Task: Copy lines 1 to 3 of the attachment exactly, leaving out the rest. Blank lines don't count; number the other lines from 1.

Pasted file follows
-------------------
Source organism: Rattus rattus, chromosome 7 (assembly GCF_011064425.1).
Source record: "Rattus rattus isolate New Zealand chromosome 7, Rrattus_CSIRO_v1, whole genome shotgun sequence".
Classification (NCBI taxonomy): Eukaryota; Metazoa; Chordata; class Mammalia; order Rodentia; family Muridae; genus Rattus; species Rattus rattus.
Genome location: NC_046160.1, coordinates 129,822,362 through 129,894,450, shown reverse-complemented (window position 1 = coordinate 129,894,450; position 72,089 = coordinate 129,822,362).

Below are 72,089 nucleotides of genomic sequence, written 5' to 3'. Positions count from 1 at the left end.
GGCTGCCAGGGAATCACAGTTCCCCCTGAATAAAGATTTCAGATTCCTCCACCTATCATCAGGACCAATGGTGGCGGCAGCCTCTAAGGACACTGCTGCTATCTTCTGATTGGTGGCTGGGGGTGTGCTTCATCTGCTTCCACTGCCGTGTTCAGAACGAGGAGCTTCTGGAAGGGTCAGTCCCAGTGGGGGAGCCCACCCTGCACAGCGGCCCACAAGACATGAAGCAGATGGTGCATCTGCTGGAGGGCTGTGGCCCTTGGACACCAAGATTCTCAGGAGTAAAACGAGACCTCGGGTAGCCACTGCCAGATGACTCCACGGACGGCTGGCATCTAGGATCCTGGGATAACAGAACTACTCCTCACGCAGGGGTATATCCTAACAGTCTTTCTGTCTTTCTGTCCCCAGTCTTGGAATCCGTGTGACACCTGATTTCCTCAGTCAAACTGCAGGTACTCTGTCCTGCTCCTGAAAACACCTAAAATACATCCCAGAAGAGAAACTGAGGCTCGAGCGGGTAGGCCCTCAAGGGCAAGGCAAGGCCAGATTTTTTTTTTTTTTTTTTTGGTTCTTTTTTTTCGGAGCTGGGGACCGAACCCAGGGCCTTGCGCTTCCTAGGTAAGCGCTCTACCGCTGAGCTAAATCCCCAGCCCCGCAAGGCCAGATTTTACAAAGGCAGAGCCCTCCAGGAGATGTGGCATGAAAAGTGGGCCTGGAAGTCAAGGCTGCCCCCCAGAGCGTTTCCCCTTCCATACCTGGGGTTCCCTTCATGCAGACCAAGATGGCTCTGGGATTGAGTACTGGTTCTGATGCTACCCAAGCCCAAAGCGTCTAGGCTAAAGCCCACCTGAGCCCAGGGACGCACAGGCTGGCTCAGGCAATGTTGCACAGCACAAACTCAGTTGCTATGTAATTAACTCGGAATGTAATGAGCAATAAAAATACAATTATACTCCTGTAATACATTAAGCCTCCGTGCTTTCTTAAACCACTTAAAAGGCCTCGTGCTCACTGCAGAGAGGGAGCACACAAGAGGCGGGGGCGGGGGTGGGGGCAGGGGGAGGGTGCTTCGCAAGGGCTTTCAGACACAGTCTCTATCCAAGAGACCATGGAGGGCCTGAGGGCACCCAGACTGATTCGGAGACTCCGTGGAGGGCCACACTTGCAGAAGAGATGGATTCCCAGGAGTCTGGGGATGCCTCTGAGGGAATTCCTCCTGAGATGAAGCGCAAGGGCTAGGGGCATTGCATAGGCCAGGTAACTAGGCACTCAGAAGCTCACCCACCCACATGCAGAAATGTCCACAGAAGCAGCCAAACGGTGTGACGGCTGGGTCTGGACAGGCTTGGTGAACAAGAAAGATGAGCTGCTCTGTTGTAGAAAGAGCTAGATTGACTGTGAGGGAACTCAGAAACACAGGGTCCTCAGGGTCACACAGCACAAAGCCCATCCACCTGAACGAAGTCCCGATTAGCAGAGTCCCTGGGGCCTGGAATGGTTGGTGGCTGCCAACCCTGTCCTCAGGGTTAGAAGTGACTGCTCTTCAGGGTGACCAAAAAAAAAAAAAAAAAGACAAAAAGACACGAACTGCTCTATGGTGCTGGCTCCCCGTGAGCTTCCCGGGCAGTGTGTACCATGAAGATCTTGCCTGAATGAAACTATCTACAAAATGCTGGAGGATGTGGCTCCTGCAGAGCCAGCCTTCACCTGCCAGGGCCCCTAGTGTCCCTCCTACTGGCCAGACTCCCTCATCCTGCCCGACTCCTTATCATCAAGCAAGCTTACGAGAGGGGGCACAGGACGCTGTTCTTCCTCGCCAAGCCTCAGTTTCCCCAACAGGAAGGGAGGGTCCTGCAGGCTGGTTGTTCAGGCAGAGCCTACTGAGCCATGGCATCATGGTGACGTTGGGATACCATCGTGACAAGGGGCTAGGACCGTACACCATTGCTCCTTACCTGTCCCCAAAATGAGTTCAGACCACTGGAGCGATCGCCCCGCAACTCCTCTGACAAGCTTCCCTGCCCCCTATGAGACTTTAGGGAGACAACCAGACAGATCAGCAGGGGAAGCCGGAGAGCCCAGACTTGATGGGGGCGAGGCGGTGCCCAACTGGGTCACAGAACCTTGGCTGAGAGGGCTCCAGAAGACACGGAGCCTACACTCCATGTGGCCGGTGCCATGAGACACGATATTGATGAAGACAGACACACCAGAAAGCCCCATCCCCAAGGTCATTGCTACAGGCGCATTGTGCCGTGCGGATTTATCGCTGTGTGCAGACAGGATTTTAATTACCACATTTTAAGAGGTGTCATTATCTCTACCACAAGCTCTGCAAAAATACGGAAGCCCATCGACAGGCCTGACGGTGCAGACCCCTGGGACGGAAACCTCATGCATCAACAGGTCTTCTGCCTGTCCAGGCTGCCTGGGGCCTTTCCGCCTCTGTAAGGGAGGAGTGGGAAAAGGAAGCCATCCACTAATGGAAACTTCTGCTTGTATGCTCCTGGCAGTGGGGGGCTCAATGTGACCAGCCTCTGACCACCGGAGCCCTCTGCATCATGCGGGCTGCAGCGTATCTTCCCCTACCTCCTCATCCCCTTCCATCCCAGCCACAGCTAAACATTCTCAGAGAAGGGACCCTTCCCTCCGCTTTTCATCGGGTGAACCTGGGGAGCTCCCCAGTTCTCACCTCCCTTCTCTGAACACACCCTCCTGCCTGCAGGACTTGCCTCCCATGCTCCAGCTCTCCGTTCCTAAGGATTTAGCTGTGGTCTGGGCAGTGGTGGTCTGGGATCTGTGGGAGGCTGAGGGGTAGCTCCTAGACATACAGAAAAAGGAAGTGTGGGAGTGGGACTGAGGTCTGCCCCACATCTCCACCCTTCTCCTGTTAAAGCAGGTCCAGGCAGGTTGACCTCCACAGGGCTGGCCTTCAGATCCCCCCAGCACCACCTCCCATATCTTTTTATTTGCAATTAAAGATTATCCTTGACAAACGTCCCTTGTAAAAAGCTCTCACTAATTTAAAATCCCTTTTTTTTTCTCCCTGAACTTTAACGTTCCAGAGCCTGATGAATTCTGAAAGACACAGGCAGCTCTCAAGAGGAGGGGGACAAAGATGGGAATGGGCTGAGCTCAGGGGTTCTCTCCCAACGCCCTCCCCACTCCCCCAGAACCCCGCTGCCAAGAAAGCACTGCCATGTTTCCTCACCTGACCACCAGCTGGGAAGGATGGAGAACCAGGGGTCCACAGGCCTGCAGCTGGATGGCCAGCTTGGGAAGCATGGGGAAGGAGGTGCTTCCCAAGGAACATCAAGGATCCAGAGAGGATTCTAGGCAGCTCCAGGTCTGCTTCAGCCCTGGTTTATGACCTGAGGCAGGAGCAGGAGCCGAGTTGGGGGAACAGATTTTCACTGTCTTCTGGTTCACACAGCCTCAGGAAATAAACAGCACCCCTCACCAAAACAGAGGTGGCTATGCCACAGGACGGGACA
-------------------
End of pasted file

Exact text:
Source organism: Rattus rattus, chromosome 7 (assembly GCF_011064425.1).
Source record: "Rattus rattus isolate New Zealand chromosome 7, Rrattus_CSIRO_v1, whole genome shotgun sequence".
Classification (NCBI taxonomy): Eukaryota; Metazoa; Chordata; class Mammalia; order Rodentia; family Muridae; genus Rattus; species Rattus rattus.